Poor ventilation causes the brain to malfunction and may lead to death especially in underground operations. Vibrations can cause permanent bone damage and vibration syndrome, also known as the “dead finger” syndrome, which can lead to gangrene in the hands and fingers. It can also cause digestive problems due to the constant shaking of internal organs, heart problems and disruption of the nervous system.
Repetitive Stress Injury (RSI) is caused by overloading of a particular muscle group from recurring use or maintenance of constrained posture. Miners who suffer from this usually complain from weakness of affected muscles, heaviness, “pins and needles” sensation, and numbness.
Mines also expose workers to different types of airborne particulates. These make the workers vulnerable to systemic toxic effects due to the absorption of lead, manganese, cadmium, zinc, and other toxic material. Fumes are emitted by the chemicals being used or by the machines that are employed during mining operations. This, coupled with poor ventilation may trigger accidents and may result in the death of the workers.
Hearing impairment and/or disruption of body functions like blood circulation and hormone imbalance are caused by noise or irritating and hazardous sounds, which are inevitable with mining operations. Inaudibility and hearing loss may become immutable. Other non-auditory effects are increased blood pressure and peptic ulcer due to increased gastrointestinal motility.
According to a study conducted by the United Nations: Department of Economic and Social Affairs last August 2007, mining also causes water pollution. This is due to the toxic mine tailings that are usually impounded in tailing dams. When the pressure in the tailing dams builds up, especially during times of heavy rainfall, mining companies drain their tailing dams of waters, or worst, face the risk of having it burst or collapse. In either case, the tailings will have to find their way out thus polluting the water, river, and adjacent lands.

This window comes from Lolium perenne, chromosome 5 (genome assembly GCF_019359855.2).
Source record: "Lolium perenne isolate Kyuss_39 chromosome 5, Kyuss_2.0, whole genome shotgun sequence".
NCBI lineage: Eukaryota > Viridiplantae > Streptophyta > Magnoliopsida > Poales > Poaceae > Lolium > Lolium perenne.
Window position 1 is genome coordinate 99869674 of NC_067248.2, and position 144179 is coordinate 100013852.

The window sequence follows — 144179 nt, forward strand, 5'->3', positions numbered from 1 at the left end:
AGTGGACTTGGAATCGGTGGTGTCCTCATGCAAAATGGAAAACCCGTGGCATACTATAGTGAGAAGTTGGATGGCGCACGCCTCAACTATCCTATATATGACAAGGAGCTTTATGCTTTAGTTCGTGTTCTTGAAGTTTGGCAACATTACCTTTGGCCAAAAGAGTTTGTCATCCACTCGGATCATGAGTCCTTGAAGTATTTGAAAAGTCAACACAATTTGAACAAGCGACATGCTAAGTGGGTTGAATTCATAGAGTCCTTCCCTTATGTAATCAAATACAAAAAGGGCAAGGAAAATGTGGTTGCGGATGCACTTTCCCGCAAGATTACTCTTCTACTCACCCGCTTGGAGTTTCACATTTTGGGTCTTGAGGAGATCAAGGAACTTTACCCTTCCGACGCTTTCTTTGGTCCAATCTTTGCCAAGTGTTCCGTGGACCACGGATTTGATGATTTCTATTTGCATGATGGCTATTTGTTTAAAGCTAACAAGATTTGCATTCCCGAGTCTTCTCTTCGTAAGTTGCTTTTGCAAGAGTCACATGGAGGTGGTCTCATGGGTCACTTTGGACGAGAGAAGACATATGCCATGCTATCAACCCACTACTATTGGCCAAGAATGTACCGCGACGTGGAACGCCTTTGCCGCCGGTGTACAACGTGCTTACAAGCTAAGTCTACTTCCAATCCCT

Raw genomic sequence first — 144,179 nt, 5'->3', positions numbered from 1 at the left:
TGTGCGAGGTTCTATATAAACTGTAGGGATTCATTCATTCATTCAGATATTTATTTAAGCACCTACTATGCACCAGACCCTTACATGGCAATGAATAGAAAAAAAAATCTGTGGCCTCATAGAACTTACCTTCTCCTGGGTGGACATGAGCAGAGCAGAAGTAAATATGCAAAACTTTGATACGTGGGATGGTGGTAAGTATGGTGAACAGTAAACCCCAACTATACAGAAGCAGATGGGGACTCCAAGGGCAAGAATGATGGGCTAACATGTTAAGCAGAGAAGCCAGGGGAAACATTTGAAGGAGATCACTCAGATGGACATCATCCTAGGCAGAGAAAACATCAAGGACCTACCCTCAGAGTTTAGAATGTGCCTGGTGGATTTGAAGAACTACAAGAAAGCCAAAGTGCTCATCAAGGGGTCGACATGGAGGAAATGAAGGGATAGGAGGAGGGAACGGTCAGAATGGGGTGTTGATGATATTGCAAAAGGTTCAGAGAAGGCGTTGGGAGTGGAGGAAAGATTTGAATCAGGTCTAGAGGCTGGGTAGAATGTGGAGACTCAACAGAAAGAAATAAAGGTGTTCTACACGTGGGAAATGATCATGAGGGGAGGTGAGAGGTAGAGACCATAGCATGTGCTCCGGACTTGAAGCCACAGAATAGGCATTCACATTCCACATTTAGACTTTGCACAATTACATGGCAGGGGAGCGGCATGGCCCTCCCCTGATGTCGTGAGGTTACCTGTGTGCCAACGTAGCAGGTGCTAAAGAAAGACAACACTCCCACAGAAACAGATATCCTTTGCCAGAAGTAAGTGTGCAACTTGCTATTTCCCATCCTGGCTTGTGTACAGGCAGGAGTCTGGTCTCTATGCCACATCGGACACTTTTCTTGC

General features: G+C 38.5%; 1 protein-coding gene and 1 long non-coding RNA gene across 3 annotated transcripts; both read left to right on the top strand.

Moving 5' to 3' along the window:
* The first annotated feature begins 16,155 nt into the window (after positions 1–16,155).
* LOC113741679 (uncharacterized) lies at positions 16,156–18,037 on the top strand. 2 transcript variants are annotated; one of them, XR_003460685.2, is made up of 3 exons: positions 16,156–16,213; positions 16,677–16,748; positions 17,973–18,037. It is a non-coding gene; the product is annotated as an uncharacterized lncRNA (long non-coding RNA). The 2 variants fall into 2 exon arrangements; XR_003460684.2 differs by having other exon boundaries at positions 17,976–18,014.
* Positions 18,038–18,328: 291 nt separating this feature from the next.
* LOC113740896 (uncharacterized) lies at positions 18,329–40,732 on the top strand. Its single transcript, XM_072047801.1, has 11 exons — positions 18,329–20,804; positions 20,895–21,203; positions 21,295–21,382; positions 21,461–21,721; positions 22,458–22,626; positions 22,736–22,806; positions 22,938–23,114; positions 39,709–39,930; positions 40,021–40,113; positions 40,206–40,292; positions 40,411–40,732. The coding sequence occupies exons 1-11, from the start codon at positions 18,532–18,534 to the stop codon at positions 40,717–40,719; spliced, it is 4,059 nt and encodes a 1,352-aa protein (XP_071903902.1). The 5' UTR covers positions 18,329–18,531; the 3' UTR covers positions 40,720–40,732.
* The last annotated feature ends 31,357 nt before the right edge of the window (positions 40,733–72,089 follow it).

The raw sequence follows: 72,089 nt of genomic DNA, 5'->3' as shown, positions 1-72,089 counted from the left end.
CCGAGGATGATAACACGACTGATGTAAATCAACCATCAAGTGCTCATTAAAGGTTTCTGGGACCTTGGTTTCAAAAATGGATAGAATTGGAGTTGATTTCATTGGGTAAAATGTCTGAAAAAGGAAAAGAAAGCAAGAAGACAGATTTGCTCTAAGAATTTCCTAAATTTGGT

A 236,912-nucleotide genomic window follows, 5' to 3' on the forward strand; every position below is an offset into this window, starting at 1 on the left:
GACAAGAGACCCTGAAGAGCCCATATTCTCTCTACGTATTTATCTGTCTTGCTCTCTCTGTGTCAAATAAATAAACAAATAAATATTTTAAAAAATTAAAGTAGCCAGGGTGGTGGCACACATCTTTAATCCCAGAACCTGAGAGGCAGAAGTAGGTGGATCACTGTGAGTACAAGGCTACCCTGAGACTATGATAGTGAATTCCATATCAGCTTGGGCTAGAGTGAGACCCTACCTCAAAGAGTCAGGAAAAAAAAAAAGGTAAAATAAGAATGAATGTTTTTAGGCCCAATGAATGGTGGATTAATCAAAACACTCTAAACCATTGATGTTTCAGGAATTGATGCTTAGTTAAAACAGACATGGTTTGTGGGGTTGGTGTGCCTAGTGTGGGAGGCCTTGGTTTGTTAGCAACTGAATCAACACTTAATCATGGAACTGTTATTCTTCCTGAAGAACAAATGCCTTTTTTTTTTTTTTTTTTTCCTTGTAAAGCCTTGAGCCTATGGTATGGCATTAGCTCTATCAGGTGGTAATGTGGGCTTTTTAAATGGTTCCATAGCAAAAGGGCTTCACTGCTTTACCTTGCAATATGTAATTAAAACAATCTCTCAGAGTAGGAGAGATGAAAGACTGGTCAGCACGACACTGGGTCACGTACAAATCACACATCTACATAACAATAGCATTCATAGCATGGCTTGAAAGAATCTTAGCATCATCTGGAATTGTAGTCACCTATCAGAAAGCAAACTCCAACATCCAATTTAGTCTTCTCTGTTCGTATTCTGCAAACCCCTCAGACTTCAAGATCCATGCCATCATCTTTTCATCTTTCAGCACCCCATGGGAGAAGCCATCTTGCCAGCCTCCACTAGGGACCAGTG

This happened in Mankayan, where the Abra River before the mine was deep and narrow prior to mining operations. It was five meters wide and abundant with fish and surrounded by verdant rice paddies. Now, there is a wide abyss of barren land on either side of the polluted river. Fruit trees and animals have died from the poisoned water.
Mining does not only cause water pollution but also brings water-borne diseases. Liquid waste that is generated after the metals or minerals have been extracted is disposed of in a mining pit. When the pit gets filled up by mine tailings, they become a stagnant pool of water. This pool of water, if not treated properly, might cause water-borne diseases. This might also be the breeding ground of deadly mosquitoes, which cause diseases like dengue or malaria, endangering not just the lives of miners but also other people in the community.
Mining also triggers the spread of skin diseases. After all, most chemicals associated with it are skin hazards. According to a study entitled Selected Health Issues in Mining conducted by R. Larry Grayson and Douglas F. Scott, there are more than 350 skin illnesses associated with poison oak/poison ivy and dust which are said to be the major contributors to skin disorders. It may have been prevented if proper personal protection had been used. One example of skin illness brought by mining is dermatitis. Dermatitis is a skin inflammation usually caused by allergic reaction to specific allergens. Chemicals, allergens in dermatitis, associated with mining are factors of dermatitis.